If more than half of our high school students only know 'how' to make a computer work (like showing us Neanderthals how to use an app, etc.) but don't know the 'why' it works, then is it any wonder that their parents, especially those in rural and urban environments who stand to lose the most from automation and AI (and whose incomes are frequently at the lower end of the spectrum) are resistant or at least apathetic about the tech changes surrounding them? The people most threatened are those at the lower end of the economic scale and their kids aren't even receiving the real education necessary to hold the bottom line socially and economically.

If this isn't a 'Sputnik moment', I don't know what is. America stood stunned when they heard 'beep, beep' coming from a man-made satellite circling their earth, and the 'beep beep' was in the Russian language in 1957. The Russians who, America was convinced, could only build second-rate anythings, had now put a little sphere into the sky and told us America has lost its way. Our science had now become second rate, we had fallen behind academically and our leadership in the post-war world had begun to erode with their accomplishment. Twelve years later we put a man on the moon due to the embarrassment of 1957, a symbolic victory, for sure, and a psychological victory as well, even if in the middle of being castigated for our war in VietNam and questioning our moral leadership of the post-war world.

Now, the computing power of that Apollo moon craft is the same as can be found in any iPhone, but the scientists who conceive and put it together, imagined it and programmed it are, again, not necessarily American. And our high schools are, as in 1957, wallowing in second rate textbooks and outdated ideas about education and scholastic pursuit. Where sports get more attention than the gifted student (or even the mediocre one, for that matter), as well as ignoring the needs of gifted and talented teachers.

So, one thought comes to mind, and I'll try in a weak way to describe the idea simply, hopefully adequately.

It has been proposed by some that our strict structure of 'grades' as a basis for education is out-moded and a hindrance. I'm not talking of grades such as letters or numbers (grading), but the first grade, second grade, freshman, sophomore, etc.. Try this another way. Give me three classrooms and decide that, for example, the six and seven year-olds belong in that second grade classroom, the sixth grade classroom is meant for twelve year-olds, that junior year follows sophomore, etc. There are people who say that this is wrong headed and backwards, that it's nineteenth century thinking for a nineteenth century world. A disaster which may have already manifested itself in our chaotic education 'system'.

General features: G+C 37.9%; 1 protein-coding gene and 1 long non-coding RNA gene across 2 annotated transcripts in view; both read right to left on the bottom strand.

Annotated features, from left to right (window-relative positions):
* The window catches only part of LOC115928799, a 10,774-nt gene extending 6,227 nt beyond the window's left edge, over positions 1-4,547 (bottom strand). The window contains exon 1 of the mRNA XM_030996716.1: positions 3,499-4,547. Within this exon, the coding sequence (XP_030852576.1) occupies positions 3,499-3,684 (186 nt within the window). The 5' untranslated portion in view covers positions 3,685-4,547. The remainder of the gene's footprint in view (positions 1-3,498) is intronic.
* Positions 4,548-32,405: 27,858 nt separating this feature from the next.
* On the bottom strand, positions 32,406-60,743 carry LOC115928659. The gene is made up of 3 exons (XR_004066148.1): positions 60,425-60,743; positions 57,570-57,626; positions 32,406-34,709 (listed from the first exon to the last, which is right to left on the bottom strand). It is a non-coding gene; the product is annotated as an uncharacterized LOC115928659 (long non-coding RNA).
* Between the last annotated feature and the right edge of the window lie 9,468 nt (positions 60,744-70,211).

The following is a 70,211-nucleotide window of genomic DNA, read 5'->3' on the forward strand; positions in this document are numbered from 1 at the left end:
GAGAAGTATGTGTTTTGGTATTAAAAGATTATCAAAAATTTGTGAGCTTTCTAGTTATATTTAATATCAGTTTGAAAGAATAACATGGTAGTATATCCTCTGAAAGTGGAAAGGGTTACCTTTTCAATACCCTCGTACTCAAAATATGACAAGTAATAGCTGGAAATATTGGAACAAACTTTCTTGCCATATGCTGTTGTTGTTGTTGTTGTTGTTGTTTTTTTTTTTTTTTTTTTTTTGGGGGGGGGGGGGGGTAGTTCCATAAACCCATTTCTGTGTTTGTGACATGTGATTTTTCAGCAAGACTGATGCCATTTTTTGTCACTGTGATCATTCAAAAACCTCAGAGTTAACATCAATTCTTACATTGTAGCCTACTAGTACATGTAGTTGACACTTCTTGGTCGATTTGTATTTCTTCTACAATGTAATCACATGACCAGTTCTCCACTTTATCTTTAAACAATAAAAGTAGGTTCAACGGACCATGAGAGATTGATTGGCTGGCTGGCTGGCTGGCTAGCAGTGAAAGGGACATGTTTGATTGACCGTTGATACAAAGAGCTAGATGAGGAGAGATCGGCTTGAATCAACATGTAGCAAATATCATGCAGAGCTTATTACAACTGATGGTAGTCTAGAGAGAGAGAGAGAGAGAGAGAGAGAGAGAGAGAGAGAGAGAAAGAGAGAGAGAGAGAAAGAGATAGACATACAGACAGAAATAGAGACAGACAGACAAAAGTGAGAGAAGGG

Maybe in the first three years there needs to be structure, but, just saying, a Montessori environment (or similar idea) might assist in helping a child's natural abilities and interests. Yes, they need to read and write, but the varying levels of maturity and ability to grasp concepts at that age set up a pattern of mediocrity and boredom which translate into more problems as the children get older, set in a pattern of pedagogy which is outmoded and almost strait-jacketing. The crux of this argument is that the concept of 'walling' off each 'grade' as if it were a line in the sand of academic growth, dictating and defining 'progress' by moving in a linear direction from 5th to 6th to 7th grades and continuing the charade into a similarly restricted high school environment gives a false and damaging sense (individually and system-wide) of education and progress. No wonder we have kids graduating who are socially/culturally illiterate and not ready for the college environment or a job.

A child's ability to move through certain subjects or disciplines can be encouraged by tearing down (figuratively) those walls. I promise I'm not echoing Pink Floyd here. A fourth grader is certainly called 'smart' when he/she is reading on a so-called seventh grade level. But isn't it possible for the child to be proficient in different areas and at different levels, and be given the opportunity to 'join' that level, even if the chronological age seems to prevent it? If we determine (I know that's a different kettle of fish) that a child can handle math or science at a higher level, why not put them in the appropriate level lab or classroom, including, especially, computer science? In other words, the child could, in theory at least, be able to progress in a way that does not inhibit them ('I'm bored in math class', or 'They don't read as fast as I do') but encouraged to move as quickly as they wish to.